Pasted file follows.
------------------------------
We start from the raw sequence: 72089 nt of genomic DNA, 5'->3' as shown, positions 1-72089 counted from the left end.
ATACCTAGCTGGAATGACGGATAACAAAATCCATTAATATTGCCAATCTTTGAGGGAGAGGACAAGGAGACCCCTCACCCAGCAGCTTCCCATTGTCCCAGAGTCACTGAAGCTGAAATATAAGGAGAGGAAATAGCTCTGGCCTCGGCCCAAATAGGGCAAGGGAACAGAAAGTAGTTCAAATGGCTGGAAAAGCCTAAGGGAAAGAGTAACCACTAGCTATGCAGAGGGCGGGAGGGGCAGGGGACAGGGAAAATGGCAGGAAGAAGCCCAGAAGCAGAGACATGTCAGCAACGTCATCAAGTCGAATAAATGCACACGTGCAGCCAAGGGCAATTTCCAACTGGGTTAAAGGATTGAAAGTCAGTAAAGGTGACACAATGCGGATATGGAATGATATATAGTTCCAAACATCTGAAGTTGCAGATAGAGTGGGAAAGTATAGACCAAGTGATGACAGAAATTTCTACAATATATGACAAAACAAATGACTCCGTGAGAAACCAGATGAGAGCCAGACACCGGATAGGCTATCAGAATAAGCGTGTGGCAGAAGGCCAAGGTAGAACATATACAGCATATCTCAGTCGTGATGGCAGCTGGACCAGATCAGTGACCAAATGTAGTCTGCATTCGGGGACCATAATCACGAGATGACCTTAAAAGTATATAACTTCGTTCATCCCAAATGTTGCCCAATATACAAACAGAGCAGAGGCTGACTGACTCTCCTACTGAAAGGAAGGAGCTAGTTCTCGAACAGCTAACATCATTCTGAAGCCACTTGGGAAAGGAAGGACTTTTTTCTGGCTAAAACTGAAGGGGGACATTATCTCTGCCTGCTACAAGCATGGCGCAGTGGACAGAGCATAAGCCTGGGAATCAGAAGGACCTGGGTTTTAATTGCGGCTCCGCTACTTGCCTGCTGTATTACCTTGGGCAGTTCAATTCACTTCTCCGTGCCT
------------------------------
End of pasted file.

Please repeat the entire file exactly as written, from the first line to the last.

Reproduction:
We start from the raw sequence: 72089 nt of genomic DNA, 5'->3' as shown, positions 1-72089 counted from the left end.
ATACCTAGCTGGAATGACGGATAACAAAATCCATTAATATTGCCAATCTTTGAGGGAGAGGACAAGGAGACCCCTCACCCAGCAGCTTCCCATTGTCCCAGAGTCACTGAAGCTGAAATATAAGGAGAGGAAATAGCTCTGGCCTCGGCCCAAATAGGGCAAGGGAACAGAAAGTAGTTCAAATGGCTGGAAAAGCCTAAGGGAAAGAGTAACCACTAGCTATGCAGAGGGCGGGAGGGGCAGGGGACAGGGAAAATGGCAGGAAGAAGCCCAGAAGCAGAGACATGTCAGCAACGTCATCAAGTCGAATAAATGCACACGTGCAGCCAAGGGCAATTTCCAACTGGGTTAAAGGATTGAAAGTCAGTAAAGGTGACACAATGCGGATATGGAATGATATATAGTTCCAAACATCTGAAGTTGCAGATAGAGTGGGAAAGTATAGACCAAGTGATGACAGAAATTTCTACAATATATGACAAAACAAATGACTCCGTGAGAAACCAGATGAGAGCCAGACACCGGATAGGCTATCAGAATAAGCGTGTGGCAGAAGGCCAAGGTAGAACATATACAGCATATCTCAGTCGTGATGGCAGCTGGACCAGATCAGTGACCAAATGTAGTCTGCATTCGGGGACCATAATCACGAGATGACCTTAAAAGTATATAACTTCGTTCATCCCAAATGTTGCCCAATATACAAACAGAGCAGAGGCTGACTGACTCTCCTACTGAAAGGAAGGAGCTAGTTCTCGAACAGCTAACATCATTCTGAAGCCACTTGGGAAAGGAAGGACTTTTTTCTGGCTAAAACTGAAGGGGGACATTATCTCTGCCTGCTACAAGCATGGCGCAGTGGACAGAGCATAAGCCTGGGAATCAGAAGGACCTGGGTTTTAATTGCGGCTCCGCTACTTGCCTGCTGTATTACCTTGGGCAGTTCAATTCACTTCTCCGTGCCT